Professor Stephen Hawking’s final theory on the origin of the universe, which he worked on in collaboration with Professor Thomas Hertog from KU Leuven, has been published in the Journal of High Energy Physics.
Five leading universities, including the University of Cambridge, have formed a partnership to develop and commercialise agritech research, in order to improve sustainability, increase productivity and contribute to global food security.
Stephen Hawking’s PhD thesis, ‘Properties of expanding universes’, has been made freely available to anyone, anywhere in the world, after being made accessible via the University of Cambridge’s Open Access repository, Apollo.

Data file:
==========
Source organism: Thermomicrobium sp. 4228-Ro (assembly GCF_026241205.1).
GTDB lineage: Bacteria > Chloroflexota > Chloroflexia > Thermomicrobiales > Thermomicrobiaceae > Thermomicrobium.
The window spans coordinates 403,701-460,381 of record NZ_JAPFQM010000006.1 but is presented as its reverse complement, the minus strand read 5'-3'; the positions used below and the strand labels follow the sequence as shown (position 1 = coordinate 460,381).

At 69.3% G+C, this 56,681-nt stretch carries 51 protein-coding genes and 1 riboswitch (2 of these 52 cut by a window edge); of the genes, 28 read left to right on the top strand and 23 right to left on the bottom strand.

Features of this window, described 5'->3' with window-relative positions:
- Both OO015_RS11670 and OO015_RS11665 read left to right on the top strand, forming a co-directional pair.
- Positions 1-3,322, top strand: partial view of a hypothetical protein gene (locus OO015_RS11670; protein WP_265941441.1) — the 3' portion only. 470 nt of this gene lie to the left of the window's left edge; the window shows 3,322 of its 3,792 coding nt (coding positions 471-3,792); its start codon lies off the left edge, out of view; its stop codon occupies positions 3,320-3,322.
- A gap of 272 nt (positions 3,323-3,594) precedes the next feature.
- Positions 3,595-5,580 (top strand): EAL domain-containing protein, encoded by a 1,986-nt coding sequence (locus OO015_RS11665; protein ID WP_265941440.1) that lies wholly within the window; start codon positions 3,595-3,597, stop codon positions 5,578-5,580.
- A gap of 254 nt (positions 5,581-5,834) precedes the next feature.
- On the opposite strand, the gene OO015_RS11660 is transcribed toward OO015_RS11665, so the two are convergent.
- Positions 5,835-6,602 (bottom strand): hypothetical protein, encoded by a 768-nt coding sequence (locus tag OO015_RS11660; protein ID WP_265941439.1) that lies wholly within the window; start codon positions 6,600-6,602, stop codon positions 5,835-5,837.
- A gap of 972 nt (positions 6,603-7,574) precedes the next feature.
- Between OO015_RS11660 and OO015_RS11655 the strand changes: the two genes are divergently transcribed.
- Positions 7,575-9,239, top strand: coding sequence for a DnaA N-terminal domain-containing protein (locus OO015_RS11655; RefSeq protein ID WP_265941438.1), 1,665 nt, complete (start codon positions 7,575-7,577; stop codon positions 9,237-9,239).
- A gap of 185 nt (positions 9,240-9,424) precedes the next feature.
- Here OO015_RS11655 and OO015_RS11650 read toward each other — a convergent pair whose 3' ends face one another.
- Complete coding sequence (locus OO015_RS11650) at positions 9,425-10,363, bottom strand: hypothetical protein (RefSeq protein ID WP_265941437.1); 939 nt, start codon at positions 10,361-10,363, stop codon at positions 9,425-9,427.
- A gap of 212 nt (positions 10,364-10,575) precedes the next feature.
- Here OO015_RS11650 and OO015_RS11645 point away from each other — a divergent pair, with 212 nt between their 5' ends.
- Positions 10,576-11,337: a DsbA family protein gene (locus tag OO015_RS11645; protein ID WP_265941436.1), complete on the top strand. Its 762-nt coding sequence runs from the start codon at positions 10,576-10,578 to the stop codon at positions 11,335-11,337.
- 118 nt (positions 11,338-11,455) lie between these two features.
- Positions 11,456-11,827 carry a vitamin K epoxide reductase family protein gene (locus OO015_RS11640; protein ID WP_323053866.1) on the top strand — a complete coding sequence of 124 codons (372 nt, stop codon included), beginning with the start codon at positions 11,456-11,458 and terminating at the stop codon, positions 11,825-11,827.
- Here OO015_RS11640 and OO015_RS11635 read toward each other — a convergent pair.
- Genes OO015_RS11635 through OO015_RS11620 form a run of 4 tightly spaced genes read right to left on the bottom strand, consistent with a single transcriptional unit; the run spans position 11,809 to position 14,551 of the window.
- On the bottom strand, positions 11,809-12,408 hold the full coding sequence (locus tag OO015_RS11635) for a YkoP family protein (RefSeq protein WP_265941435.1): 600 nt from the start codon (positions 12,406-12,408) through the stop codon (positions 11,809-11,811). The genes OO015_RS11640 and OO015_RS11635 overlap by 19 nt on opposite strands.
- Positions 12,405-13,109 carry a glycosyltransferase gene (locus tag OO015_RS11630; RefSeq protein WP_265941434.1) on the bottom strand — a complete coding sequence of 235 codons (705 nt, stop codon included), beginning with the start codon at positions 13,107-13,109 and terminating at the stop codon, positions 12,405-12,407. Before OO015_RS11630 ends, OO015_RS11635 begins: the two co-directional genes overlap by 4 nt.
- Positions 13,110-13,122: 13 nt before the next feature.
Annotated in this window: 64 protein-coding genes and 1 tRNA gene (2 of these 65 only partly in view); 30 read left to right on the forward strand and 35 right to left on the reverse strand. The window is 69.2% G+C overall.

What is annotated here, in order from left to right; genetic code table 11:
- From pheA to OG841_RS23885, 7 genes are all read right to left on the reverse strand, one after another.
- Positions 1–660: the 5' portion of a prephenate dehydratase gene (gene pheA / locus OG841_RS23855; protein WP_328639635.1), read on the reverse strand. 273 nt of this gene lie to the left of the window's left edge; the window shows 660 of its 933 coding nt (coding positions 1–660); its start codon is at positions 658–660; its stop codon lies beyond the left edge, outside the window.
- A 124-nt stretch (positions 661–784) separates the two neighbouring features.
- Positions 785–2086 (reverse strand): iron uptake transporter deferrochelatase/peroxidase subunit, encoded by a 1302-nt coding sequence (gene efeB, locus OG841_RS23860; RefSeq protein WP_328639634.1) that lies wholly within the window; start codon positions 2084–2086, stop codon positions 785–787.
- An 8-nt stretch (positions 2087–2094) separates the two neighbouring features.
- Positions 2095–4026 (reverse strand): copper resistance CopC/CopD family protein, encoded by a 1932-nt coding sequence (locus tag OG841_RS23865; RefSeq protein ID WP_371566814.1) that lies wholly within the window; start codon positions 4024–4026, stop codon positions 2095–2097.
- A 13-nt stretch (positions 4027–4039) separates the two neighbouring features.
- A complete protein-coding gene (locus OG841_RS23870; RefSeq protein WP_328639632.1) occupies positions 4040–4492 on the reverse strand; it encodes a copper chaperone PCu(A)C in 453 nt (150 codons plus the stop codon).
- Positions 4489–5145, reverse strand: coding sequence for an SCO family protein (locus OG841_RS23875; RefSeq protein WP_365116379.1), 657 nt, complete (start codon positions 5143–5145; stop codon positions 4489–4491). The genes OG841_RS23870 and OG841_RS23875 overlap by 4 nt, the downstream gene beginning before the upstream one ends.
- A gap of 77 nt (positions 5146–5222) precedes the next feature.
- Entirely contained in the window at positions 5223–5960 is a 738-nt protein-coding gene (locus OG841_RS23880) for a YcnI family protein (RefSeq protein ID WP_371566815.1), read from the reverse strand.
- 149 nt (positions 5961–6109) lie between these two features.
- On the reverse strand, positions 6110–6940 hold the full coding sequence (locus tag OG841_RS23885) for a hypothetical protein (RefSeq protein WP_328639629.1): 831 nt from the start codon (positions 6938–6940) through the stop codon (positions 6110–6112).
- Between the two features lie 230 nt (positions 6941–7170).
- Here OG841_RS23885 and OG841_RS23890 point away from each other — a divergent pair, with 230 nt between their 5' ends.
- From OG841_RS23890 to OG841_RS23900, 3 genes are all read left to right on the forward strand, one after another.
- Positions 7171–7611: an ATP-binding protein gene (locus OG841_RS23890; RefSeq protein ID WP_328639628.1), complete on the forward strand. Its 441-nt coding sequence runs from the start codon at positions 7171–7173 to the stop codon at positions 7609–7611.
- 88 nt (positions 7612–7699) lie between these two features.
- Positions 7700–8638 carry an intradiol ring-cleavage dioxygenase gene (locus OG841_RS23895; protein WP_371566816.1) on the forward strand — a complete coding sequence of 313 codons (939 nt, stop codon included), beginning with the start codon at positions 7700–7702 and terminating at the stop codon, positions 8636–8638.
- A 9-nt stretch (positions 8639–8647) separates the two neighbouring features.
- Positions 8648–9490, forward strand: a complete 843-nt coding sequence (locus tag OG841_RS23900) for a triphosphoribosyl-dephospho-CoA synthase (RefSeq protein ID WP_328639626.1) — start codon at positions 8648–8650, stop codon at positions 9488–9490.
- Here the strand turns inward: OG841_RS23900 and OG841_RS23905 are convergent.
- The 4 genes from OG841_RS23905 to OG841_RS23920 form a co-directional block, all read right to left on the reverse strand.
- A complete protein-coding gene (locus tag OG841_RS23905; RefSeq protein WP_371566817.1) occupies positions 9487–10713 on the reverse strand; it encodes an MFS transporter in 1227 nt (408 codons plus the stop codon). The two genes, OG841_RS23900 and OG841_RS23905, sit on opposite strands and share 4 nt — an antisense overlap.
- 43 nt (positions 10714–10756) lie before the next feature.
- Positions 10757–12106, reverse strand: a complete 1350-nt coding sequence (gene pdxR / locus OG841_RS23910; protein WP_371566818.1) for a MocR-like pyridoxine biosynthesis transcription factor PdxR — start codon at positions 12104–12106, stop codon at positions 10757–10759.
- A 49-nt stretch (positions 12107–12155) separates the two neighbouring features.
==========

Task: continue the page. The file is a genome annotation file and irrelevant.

In a galaxy far away, two dead stars begin a final spiral into a massive collision. The resulting explosion unleashes a huge burst of energy, sending ripples across the very fabric of space. In the nuclear cauldron of the collision, atoms are ripped apart to form entirely new elements and scattered outward across the Universe.
Cambridge graduates enter a wide range of careers but making a difference tops their career wish lists. In this series, inspiring graduates from the last three years describe Cambridge, their current work and their determination to give back.
Some of the world’s leading thinkers and practitioners in the field of Artificial Intelligence (AI) will gather in Cambridge this week to look at everything from the influence of science fiction on our dreams of the future, to ‘trust in the age of intelligent machines’.